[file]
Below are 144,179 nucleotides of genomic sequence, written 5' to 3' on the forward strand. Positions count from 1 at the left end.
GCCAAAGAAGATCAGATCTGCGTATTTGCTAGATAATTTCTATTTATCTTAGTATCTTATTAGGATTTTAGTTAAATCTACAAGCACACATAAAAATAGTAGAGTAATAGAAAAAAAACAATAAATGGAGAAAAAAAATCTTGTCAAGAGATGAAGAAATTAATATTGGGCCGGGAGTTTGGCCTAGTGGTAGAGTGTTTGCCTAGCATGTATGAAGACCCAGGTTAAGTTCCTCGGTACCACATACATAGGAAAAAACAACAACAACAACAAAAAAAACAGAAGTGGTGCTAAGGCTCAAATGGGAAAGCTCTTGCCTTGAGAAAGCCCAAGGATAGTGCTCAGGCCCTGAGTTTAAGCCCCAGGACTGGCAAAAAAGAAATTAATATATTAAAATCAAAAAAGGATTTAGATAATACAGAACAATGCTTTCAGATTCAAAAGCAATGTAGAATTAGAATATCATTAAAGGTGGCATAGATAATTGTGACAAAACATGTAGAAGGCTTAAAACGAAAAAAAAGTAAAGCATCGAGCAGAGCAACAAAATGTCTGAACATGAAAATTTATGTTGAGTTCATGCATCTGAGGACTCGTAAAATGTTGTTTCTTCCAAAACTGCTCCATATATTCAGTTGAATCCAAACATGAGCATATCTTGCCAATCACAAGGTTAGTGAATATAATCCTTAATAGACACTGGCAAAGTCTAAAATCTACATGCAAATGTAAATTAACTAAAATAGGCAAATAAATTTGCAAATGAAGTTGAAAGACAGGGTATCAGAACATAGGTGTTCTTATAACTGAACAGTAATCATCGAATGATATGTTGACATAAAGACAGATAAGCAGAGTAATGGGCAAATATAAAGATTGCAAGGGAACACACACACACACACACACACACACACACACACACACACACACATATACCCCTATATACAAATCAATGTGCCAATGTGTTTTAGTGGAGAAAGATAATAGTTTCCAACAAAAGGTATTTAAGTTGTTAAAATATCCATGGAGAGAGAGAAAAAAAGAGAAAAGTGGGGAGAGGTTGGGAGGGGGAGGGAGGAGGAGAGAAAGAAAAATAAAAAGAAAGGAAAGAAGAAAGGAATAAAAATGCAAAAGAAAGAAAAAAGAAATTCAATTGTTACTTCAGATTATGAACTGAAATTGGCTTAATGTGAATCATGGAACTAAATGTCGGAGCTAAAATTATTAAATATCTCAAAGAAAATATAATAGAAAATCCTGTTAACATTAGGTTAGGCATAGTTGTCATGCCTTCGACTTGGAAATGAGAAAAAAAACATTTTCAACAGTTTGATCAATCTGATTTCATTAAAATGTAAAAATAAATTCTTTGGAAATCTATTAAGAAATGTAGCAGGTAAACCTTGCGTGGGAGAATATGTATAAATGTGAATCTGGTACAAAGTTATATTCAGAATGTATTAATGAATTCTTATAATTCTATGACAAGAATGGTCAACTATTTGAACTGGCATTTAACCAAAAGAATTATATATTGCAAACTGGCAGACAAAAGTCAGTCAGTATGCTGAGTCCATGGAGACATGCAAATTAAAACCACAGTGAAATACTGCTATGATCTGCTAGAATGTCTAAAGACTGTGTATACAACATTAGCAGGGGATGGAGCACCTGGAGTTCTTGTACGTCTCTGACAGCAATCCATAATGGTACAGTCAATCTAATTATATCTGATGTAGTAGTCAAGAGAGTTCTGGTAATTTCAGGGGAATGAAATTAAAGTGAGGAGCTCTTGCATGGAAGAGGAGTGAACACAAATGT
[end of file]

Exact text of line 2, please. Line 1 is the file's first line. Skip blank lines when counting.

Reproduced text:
GCCAAAGAAGATCAGATCTGCGTATTTGCTAGATAATTTCTATTTATCTTAGTATCTTATTAGGATTTTAGTTAAATCTACAAGCACACATAAAAATAGTAGAGTAATAGAAAAAAAACAATAAATGGAGAAAAAAAATCTTGTCAAGAGATGAAGAAATTAATATTGGGCCGGGAGTTTGGCCTAGTGGTAGAGTGTTTGCCTAGCATGTATGAAGACCCAGGTTAAGTTCCTCGGTACCACATACATAGGAAAAAACAACAACAACAACAAAAAAAACAGAAGTGGTGCTAAGGCTCAAATGGGAAAGCTCTTGCCTTGAGAAAGCCCAAGGATAGTGCTCAGGCCCTGAGTTTAAGCCCCAGGACTGGCAAAAAAGAAATTAATATATTAAAATCAAAAAAGGATTTAGATAATACAGAACAATGCTTTCAGATTCAAAAGCAATGTAGAATTAGAATATCATTAAAGGTGGCATAGATAATTGTGACAAAACATGTAGAAGGCTTAAAACGAAAAAAAAGTAAAGCATCGAGCAGAGCAACAAAATGTCTGAACATGAAAATTTATGTTGAGTTCATGCATCTGAGGACTCGTAAAATGTTGTTTCTTCCAAAACTGCTCCATATATTCAGTTGAATCCAAACATGAGCATATCTTGCCAATCACAAGGTTAGTGAATATAATCCTTAATAGACACTGGCAAAGTCTAAAATCTACATGCAAATGTAAATTAACTAAAATAGGCAAATAAATTTGCAAATGAAGTTGAAAGACAGGGTATCAGAACATAGGTGTTCTTATAACTGAACAGTAATCATCGAATGATATGTTGACATAAAGACAGATAAGCAGAGTAATGGGCAAATATAAAGATTGCAAGGGAACACACACACACACACACACACACACACACACACACACACACACATATACCCCTATATACAAATCAATGTGCCAATGTGTTTTAGTGGAGAAAGATAATAGTTTCCAACAAAAGGTATTTAAGTTGTTAAAATATCCATGGAGAGAGAGAAAAAAAGAGAAAAGTGGGGAGAGGTTGGGAGGGGGAGGGAGGAGGAGAGAAAGAAAAATAAAAAGAAAGGAAAGAAGAAAGGAATAAAAATGCAAAAGAAAGAAAAAAGAAATTCAATTGTTACTTCAGATTATGAACTGAAATTGGCTTAATGTGAATCATGGAACTAAATGTCGGAGCTAAAATTATTAAATATCTCAAAGAAAATATAATAGAAAATCCTGTTAACATTAGGTTAGGCATAGTTGTCATGCCTTCGACTTGGAAATGAGAAAAAAAACATTTTCAACAGTTTGATCAATCTGATTTCATTAAAATGTAAAAATAAATTCTTTGGAAATCTATTAAGAAATGTAGCAGGTAAACCTTGCGTGGGAGAATATGTATAAATGTGAATCTGGTACAAAGTTATATTCAGAATGTATTAATGAATTCTTATAATTCTATGACAAGAATGGTCAACTATTTGAACTGGCATTTAACCAAAAGAATTATATATTGCAAACTGGCAGACAAAAGTCAGTCAGTATGCTGAGTCCATGGAGACATGCAAATTAAAACCACAGTGAAATACTGCTATGATCTGCTAGAATGTCTAAAGACTGTGTATACAACATTAGCAGGGGATGGAGCACCTGGAGTTCTTGTACGTCTCTGACAGCAATCCATAATGGTACAGTCAATCTAATTATATCTGATGTAGTAGTCAAGAGAGTTCTGGTAATTTCAGGGGAATGAAATTAAAGTGAGGAGCTCTTGCATGGAAGAGGAGTGAACACAAATGT